${\displaystyle {\mathcal {L}}_{\rm {polar}}={\frac {1}{2}}r\left[\mu \left({\frac {\partial z}{\partial t}}\right)^{2}-\lambda \left(\nabla z\right)^{2}\right]={\frac {1}{2}}r\left[\mu \left({\frac {\partial z}{\partial t}}\right)^{2}-\lambda \left[\left({\frac {\partial z}{\partial r}}\right)^{2}+\left({\frac {1}{r}}{\frac {\partial z}{\partial \theta }}\right)^{2}\right]\right]}$

If we apply the Lagrange equations we find that the Lagrange density depends explicitly on the coordinate r. We obtain,

${\displaystyle r\mu {\frac {d}{dt}}{\frac {\partial z}{\partial t}}-\lambda {\frac {d}{dr}}\left(r{\frac {\partial z}{\partial r}}\right)-\lambda {\frac {1}{r}}{\frac {d}{d\theta }}{\frac {\partial z}{\partial \theta }}=0}$

and divide both sides by r to get

${\displaystyle \mu {\frac {\partial ^{2}z}{\partial t^{2}}}-\lambda \left[{\frac {1}{r}}{\frac {d}{dr}}\left(r{\frac {\partial z}{\partial r}}\right)+{\frac {1}{r^{2}}}{\frac {\partial ^{2}z}{\partial \theta ^{2}}}\right]=0}$

or using the definition of the Laplacian in cylindrical coordinates we get

${\displaystyle \mu {\frac {\partial ^{2}z}{\partial t^{2}}}-\lambda \nabla ^{2}z=0}$

### Solutions to the Two-Dimensional Wave Equation

When analyzing a drum or something with boundary conditions, it is natural to look for solutions to these equations with the form ${\displaystyle z(x,y,t)=X(x)Y(y)g(t)}$  in Cartesian coordinates, ${\displaystyle z(r,\theta ,t)=R(r)f(\theta )g(t)}$  in cylindrical coordinates, or ${\displaystyle z(\theta ,\phi ,t)=Y(\theta ,\phi )g(t).}$  Generally you can pick the function g to vary harmonically in time and the solutions to the spatial dependence are known as harmonics. In Cartesian coordinates we get sines and cosines (the harmonic functions). In cylidrical coordinates, we get sines and cosines in the ${\displaystyle \theta }$ -direction and Bessel functions in the radial direction. If your drum is the surface of a sphere, the solutions are called spherical harmonics: sines and cosines in the ${\displaystyle \phi -}$ direction and polynomials of ${\displaystyle \cos \theta }$  in the other direction.

### A Slung Slinky

As a final example we will study a slinky hanging from a horizontal surface and the waves that can propagate along it. Let's first draw a picture to show what we are talking about

Let's use the variable ${\displaystyle \phi _{i}}$  to denote the angle that each pendulum makes with the vertical. Also let's restrict ourselves to the small-angle approximation. We can write the kinetic energy of each mass as

${\displaystyle T_{i}={\frac {1}{2}}mr^{2}{{\dot {\phi }}_{i}}^{2}}$

There are two sources of potential energy: gravity and the springs. The expression for gravity is straightforward we have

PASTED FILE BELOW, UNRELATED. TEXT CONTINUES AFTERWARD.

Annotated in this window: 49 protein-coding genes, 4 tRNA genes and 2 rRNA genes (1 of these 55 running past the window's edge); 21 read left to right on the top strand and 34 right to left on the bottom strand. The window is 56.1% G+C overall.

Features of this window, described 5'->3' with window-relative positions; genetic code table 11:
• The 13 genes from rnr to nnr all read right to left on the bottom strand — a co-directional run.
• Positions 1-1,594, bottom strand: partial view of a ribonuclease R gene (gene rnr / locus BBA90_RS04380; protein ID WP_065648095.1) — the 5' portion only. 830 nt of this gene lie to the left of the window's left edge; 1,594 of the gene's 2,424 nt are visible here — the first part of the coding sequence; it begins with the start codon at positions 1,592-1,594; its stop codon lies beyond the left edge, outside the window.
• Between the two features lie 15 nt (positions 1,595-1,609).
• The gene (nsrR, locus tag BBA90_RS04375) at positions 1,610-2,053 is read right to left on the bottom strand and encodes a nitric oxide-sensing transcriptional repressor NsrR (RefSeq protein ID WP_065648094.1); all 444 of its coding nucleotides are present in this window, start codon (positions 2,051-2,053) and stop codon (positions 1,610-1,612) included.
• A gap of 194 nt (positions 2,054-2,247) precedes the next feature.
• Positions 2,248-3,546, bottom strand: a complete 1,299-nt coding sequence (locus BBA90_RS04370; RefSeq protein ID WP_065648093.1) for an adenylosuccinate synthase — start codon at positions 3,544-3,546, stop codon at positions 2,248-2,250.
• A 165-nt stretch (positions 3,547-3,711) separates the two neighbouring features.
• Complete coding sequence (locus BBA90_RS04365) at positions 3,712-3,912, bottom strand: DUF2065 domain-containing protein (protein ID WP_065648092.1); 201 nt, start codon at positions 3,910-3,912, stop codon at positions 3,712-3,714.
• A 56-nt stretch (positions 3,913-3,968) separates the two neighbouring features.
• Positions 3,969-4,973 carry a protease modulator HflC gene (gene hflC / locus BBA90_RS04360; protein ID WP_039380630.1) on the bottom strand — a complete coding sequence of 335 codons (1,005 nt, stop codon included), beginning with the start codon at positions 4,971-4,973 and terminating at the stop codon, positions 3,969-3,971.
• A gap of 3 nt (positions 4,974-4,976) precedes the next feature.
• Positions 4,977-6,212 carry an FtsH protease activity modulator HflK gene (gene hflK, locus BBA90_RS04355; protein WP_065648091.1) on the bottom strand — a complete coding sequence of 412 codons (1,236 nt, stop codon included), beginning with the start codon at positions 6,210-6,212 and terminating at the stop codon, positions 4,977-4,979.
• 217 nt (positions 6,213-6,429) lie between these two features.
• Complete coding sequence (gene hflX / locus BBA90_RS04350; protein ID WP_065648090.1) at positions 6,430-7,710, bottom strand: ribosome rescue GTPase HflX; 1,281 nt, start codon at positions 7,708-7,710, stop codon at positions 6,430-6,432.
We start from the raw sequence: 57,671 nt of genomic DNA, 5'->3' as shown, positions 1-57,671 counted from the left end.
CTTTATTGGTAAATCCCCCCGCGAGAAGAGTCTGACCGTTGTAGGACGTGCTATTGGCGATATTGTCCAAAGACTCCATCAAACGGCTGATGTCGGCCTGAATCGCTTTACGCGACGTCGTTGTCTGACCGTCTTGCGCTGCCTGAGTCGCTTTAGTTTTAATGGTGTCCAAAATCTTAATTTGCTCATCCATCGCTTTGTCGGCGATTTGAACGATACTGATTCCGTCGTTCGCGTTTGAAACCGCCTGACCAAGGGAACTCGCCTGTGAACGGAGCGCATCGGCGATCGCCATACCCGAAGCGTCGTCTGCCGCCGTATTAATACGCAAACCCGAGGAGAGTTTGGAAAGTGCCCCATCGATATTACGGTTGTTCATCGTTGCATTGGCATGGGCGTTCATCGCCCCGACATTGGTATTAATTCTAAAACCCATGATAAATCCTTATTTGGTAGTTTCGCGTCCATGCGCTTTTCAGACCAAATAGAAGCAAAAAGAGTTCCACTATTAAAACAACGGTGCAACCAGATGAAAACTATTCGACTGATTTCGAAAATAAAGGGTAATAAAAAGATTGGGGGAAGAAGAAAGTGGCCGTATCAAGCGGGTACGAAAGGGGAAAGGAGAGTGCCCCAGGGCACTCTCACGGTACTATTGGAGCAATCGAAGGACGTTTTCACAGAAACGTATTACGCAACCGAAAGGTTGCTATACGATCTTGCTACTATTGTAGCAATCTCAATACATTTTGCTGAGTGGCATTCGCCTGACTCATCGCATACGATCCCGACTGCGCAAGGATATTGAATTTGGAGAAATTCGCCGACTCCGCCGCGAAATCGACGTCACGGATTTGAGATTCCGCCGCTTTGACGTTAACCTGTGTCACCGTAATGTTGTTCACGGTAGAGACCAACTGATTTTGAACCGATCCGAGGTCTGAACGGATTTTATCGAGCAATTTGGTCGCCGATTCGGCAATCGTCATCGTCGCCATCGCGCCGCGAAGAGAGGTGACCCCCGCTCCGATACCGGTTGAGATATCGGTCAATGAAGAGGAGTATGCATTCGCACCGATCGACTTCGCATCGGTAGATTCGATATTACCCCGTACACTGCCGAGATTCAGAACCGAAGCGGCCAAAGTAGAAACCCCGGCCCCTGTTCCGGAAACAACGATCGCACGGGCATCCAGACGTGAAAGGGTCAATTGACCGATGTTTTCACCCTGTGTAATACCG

${\displaystyle V_{{\rm {gravity}},i}=-mgr\left(1-\cos \phi _{i}\right)\approx {\frac {1}{2}}mgr\phi _{i}^{2}.}$

The potential energy of the springs is a bit more complicated. First, we have to come up with a convention so that we don't double count the springs. Let's identify a spring with the mass to its left so we have

${\displaystyle V_{{\rm {spring}},i}={\frac {1}{2}}k\left\{r\left[\left({\frac {b}{r}}+\sin \phi _{i+1}-\sin \phi _{i}\right)^{2}+\left(\cos \phi _{i+1}-\cos \phi _{i}\right)^{2}\right]^{1/2}-l\right\}^{2}}$

Now let's take the small-angle approximation,

${\displaystyle V_{{\rm {spring}},i}\approx {\frac {1}{2}}k\left(b+r\phi _{i+1}-r\phi _{i}-l\right)^{2}={\frac {1}{2}}k(b-l)^{2}+kr(b-l)\left(\phi _{i+1}-\phi _{i}\right)+{\frac {1}{2}}kr^{2}\left(\phi _{i+1}-\phi _{i}\right)^{2}.}$

We can simplify this further. The first term is a constant; let's drop it. The second term sums to zero when one combines the contribution from every spring. The final term is

${\displaystyle V_{{\rm {spring}},i}\approx {\frac {1}{2}}kr^{2}\left(\phi _{i+1}-\phi _{i}\right)^{2}={\frac {1}{2}}kr^{2}l^{2}\left({\frac {\partial \phi }{\partial x}}\right)^{2}}$

where we have replaced ${\displaystyle \phi _{i}}$  with ${\displaystyle \phi (x_{i})}$ .

The Lagrange density is given by

${\displaystyle {\mathcal {L}}={\frac {T_{i}-V_{i}}{l}}={\frac {1}{2}}{\frac {m}{l}}r^{2}{\dot {\phi }}^{2}-{\frac {1}{2}}{\frac {m}{l}}gr\phi ^{2}-{\frac {1}{2}}kr^{2}l\phi '^{2}}$

### The Klein-Gordon Equation

Let's apply Lagrange's equations to the Lagrange density to get the following equation of motion

${\displaystyle \mu {\ddot {\phi }}-\lambda \phi ''+\mu {\frac {g}{r}}\phi =0}$

where ${\displaystyle \mu =mr^{2}/l}$  and ${\displaystyle \lambda =kr^{2}l}$ . This equation of motion is very similar to that of the stretched string but there is an extra term. Let's divide both sides by ${\displaystyle \mu }$  to get

${\displaystyle {\ddot {\phi }}-{\frac {\lambda }{\mu }}\phi ''+\omega _{0}^{2}\phi =0}$

where ${\displaystyle \omega _{0}^{2}=g/r}$  is the natural frequency of the hanging masses. This is known as the Klein-Gordon equation, and it describes the evolution of massive scalar field. If we let the spring constant ${\displaystyle k}$  go to zero, then ${\displaystyle \lambda }$  goes to zero as well and we have the simple equation for a pendulum.

${\displaystyle {\ddot {\phi }}+\omega _{0}^{2}\phi =0}$

To get an appreciation for the solutions, let's substitute a harmoncally varying wave

${\displaystyle \phi =A(x)\cos \omega t}$

to get